Despite celebrations of Carl Nielsen's 150th birthday, 2015 has failed to do for Maskarade, Denmark’s national opera, what Danish TV detective Sarah Lund did for the Icelandic jumper. The opera’s rarity outside Denmark is not a reflection of its quality. Nielsen’s orchestral tapestry is rich and sophisticated, with constantly changing colours and rhythms. Wittily scored dialogue links a parade of musical forms, including satirical love duets, chorales and exuberant dances. The hurdle is probably the libretto, written in operetta-like verse, which requires either singers fluent in Danish or a vernacular translation that can decode a Pernille that rhymes with “persille” (parsley). (One translation proffers “vanilla”.) At this concert performance the mostly first-rate singing, by Danes and two Swedes with Danish careers, was enhanced by their relaxed flair with the idiom.

Markus Stenz © MolinaVisuals
Markus Stenz
© MolinaVisuals

Maskarade refers to a form of entertainment introduced in 18th-century Copenhagen – masked balls at which people from all social classes danced together, drank coffee and gambled at cards. The Lutheran establishment closed them down in 1724, prompting Ludvig Holberg, the Dano-Norwegian Molière, to write a comedy in their defence. “Our whole life is a constant masquerade,” he wrote in an essay decades later, “because convention, fashion and the authorities make us wear masks… so that we are only masked when we are not wearing masks.” Promoting personal freedom and democratic mingling, masquerades appealed to Holberg, an advocate of Enlightenment values.

Vilhelm Andersen’s adaption of Holberg’s play for Carl Nielsen duly celebrates egalitarianism and self-expression. The diverse characters move along a simple plot line. Leander, an aristocrat, and Leonora, moneyed middle-class, are engaged, but they have never met. At a masked ball they both fall in love with other people. Parental ire looms. Fortunately, Leander’s sharp-witted servant, Henrik, helps him foil his sanctimonious, autocratic father, Jeronimus. Everyone ends up at a lavish masquerade, which takes up all of Act III. It turns out that the masked dancers the lovers fell for were none other than themselves. Tragedy is averted, but for some the end of the masquerade means the end of freedom – Leander’s mother, for example, for whom unmasking means that her killjoy husband can continue to quash her joie de vivre.

Joie de vivre gushed from the Netherlands Radio Philharmonic’s every note, as Markus Stenz spurred them on in an exhilaratingly bubbly performance. They played marvellously, the only caveat being that they sometimes covered the singers. Orchestral passages, such as the springy Dance of the Cockerels, spun with a heady dynamism that comes from meticulous preparation. The Netherlands Radio Choir was similarly well-rehearsed, and lucidly brought the soldiers and sundry folk to life. Chorus members capably took the smaller solo parts, with mezzo-soprano Elsbeth Gerristen a creamy-voiced stand-out as the Third Girl.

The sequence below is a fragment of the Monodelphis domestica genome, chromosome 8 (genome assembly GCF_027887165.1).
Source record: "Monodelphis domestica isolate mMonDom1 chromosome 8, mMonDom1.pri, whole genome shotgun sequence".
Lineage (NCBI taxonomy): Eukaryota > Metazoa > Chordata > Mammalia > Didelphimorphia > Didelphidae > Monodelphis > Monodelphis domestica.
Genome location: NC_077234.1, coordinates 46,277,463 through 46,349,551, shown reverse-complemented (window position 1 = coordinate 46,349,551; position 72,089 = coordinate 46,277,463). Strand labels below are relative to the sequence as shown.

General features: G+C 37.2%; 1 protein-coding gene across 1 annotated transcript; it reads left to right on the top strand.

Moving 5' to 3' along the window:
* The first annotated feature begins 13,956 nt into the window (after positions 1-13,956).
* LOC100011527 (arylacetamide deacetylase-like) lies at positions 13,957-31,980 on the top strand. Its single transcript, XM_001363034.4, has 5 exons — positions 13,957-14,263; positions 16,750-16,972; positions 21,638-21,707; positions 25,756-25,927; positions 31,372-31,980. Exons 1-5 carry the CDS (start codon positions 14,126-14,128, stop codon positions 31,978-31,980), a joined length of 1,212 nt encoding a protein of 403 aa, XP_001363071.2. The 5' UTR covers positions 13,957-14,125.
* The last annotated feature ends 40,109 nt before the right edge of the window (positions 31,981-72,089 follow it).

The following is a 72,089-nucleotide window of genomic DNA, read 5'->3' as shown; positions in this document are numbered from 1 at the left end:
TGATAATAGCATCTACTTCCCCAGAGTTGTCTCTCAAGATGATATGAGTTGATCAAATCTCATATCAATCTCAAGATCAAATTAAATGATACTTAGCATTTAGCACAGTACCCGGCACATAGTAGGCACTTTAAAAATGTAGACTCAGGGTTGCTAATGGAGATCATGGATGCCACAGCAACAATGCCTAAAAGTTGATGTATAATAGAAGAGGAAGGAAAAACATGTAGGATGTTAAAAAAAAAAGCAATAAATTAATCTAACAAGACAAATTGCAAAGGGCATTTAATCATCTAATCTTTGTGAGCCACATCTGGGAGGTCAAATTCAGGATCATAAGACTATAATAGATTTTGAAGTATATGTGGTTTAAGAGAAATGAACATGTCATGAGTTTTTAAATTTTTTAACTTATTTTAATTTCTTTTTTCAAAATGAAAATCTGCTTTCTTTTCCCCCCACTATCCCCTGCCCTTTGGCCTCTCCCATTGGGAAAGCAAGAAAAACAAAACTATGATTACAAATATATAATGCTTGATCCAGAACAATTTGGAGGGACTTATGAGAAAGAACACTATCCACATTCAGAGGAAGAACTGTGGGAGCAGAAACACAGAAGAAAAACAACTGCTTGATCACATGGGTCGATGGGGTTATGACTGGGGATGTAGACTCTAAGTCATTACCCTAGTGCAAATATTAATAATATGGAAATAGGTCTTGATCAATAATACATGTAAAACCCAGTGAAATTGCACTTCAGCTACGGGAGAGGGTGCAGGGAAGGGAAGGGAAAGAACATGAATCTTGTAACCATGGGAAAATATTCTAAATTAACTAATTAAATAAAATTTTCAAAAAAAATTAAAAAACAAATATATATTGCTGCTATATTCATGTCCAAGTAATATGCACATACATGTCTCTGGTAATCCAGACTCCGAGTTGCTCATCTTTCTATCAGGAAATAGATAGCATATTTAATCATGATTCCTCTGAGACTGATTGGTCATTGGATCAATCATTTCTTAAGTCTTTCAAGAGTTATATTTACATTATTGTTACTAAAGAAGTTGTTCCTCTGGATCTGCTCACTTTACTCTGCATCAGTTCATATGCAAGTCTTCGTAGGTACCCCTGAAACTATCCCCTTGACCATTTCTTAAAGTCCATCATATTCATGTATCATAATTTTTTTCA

The soloists all had a ball with the words. Susanne Resmark’s plush dramatic mezzo is ideal for the mature, sensual Magdelone. Her Act I Dancing Aria was a vocal highlight. At the ball she flirted for Denmark with her son’s future father-in-law, sung by Stig Fogh Andersen with a hollow tenor but loads of gusto. His daughter, Leonora, was Dénise Beck, whose appealing, gold-flecked soprano sometimes got lost in the orchestra. It did not help that Niels Jørgen Riis, her Leander, has a bigger voice that opens up rather thrillingly at forte. At a lower volume, his sweet timbre mixed nicely with hers. In between Ms Resmark’s dramatic luxuriousness and Ms Beck’s shiny soubrette came Elizabeth Jansson’s darkly glittering mezzo. As the maid Pernille, she naturally got very saucy with the manservant, Henrik. Bengt-Ola Morgny lent his powdery tenor and character actor experience to Arv, Henrik’s dim, skirt-chasing colleague.

The other roles glide from baritone down to bass. After last Saturday I can only conclude that either Denmark has an endless supply of velvety, low male voices or that they decided to send a crate of their special reserve vintage to Amsterdam. Taking on double roles, both Jakob Zethner (Watchman/Corporal Mors) and Simon Duus (Mask Seller/Tutor) sang with beautiful, rolling tone. Bass Stephen Milling is an oak of a man with a voice that parts forests. In Act III his thundering Jeronimus, rendered silly by drink, slid off the stage to croon his chat-up aria to a lady in the first row, revealing a comic gift that remains hidden in his more habitual Wagnerian roles. Likewise, it was delightful to see Johan Reuter in brilliant buffo mode as Henrik. On top of his trademark burnished sound, he brought slickness and devilish glee to the role. In “Først kommer fæl og fus” (“First enter furious”), in which Henrik acts out a hypothetical doom scenario for his master, Mr Reuter zipped through send-ups of a character tenor, a sobbing soprano in falsetto and a spittle-spraying judge at patter speed – all with head-spinning bravura.

****1